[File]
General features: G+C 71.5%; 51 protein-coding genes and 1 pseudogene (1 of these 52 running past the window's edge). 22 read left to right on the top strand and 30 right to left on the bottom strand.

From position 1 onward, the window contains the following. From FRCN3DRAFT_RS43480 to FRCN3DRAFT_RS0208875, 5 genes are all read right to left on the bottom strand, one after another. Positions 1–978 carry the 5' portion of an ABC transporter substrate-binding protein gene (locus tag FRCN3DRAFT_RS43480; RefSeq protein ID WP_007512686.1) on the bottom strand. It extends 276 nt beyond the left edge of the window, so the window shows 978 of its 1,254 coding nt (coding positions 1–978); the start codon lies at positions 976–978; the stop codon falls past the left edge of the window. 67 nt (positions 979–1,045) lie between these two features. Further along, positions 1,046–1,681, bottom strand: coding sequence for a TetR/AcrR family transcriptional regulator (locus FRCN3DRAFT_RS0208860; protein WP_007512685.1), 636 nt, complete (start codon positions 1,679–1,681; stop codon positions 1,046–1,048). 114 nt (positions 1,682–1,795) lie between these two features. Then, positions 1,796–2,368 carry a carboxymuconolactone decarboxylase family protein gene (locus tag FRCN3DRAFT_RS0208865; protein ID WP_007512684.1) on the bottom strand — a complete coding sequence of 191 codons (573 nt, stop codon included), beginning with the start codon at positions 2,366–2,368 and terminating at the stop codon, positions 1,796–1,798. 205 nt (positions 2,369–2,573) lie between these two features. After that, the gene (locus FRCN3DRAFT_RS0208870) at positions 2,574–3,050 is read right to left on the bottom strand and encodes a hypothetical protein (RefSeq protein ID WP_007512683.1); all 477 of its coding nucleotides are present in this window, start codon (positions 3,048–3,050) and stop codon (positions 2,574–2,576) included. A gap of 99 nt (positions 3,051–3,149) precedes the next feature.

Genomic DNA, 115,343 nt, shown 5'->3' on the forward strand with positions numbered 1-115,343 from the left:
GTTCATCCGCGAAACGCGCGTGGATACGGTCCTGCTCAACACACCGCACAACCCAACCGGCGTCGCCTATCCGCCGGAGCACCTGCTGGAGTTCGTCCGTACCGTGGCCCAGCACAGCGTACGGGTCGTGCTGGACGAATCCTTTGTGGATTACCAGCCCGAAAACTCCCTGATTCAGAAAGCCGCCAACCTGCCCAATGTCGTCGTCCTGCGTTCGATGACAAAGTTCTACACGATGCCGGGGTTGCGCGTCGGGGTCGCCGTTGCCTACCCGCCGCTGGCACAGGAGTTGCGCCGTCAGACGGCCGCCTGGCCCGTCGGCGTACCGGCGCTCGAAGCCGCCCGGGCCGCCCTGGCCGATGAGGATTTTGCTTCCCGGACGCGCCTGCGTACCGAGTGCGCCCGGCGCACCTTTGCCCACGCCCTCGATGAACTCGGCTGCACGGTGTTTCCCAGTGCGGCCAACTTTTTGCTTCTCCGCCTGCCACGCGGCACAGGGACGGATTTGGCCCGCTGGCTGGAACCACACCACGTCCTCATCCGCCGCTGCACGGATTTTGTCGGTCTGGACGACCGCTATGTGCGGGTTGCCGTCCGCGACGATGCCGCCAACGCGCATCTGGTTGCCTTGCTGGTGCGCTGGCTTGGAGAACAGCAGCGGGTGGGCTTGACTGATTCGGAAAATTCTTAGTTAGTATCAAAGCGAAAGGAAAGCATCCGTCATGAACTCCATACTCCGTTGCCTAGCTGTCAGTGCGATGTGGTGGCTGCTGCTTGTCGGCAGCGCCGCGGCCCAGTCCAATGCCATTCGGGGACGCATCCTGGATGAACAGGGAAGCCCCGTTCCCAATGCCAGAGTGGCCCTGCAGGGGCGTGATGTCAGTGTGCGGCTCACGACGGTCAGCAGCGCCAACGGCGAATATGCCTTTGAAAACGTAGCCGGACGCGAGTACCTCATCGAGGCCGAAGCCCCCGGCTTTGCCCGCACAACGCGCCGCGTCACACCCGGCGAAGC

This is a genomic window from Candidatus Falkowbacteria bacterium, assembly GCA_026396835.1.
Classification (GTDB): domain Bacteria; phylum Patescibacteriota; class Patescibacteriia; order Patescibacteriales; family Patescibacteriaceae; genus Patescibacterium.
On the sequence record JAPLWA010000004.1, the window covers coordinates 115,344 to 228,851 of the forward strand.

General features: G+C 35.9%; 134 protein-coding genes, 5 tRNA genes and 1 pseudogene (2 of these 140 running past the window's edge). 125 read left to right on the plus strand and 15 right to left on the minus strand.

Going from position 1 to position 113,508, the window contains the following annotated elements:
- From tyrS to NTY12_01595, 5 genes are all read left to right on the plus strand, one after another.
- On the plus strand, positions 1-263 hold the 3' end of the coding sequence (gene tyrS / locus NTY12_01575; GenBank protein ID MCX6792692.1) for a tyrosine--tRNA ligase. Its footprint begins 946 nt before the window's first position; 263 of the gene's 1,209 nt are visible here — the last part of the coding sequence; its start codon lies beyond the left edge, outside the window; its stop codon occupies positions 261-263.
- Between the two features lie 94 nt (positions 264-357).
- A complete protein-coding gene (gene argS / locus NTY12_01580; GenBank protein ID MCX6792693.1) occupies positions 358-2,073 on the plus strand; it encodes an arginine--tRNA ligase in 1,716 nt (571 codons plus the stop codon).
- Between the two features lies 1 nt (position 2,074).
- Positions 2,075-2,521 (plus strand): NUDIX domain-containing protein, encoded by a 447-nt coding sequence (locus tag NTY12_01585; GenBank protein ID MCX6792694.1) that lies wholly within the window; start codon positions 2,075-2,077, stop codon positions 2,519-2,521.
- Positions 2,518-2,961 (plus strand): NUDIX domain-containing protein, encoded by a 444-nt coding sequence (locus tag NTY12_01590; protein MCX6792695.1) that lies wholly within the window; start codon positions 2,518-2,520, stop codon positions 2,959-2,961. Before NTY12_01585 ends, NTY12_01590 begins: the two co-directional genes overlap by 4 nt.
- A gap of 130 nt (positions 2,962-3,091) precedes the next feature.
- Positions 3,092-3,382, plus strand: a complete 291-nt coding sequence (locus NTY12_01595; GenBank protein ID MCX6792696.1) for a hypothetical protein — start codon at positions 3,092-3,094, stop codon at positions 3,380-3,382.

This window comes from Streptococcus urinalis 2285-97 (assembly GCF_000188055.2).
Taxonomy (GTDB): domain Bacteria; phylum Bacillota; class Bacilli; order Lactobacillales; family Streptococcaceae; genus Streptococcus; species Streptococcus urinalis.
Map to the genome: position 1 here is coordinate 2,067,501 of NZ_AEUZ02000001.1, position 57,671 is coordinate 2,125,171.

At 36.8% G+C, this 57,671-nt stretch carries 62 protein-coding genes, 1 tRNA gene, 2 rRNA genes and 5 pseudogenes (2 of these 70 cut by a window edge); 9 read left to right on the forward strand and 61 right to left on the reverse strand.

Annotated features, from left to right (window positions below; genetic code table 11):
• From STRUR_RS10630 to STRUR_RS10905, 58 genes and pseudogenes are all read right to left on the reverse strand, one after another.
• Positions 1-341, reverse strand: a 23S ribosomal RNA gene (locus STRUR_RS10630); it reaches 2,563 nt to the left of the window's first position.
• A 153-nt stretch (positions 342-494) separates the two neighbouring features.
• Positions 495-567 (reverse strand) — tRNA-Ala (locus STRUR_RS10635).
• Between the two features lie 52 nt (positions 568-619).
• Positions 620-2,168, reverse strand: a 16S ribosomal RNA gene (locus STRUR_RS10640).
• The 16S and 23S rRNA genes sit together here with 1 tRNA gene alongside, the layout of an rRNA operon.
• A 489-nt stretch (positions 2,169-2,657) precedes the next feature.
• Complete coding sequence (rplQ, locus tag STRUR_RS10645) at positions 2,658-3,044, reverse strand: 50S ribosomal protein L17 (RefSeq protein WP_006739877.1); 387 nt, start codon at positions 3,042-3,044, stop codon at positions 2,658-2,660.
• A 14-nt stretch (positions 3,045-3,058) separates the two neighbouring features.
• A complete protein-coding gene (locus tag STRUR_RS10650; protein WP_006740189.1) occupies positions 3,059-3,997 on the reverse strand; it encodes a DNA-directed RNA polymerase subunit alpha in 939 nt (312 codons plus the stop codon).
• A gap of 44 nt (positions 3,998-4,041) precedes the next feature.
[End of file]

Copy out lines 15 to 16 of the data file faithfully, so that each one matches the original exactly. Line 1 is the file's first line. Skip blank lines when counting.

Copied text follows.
- Positions 2,075-2,521 (plus strand): NUDIX domain-containing protein, encoded by a 447-nt coding sequence (locus tag NTY12_01585; GenBank protein ID MCX6792694.1) that lies wholly within the window; start codon positions 2,075-2,077, stop codon positions 2,519-2,521.
- Positions 2,518-2,961 (plus strand): NUDIX domain-containing protein, encoded by a 444-nt coding sequence (locus tag NTY12_01590; protein MCX6792695.1) that lies wholly within the window; start codon positions 2,518-2,520, stop codon positions 2,959-2,961. Before NTY12_01585 ends, NTY12_01590 begins: the two co-directional genes overlap by 4 nt.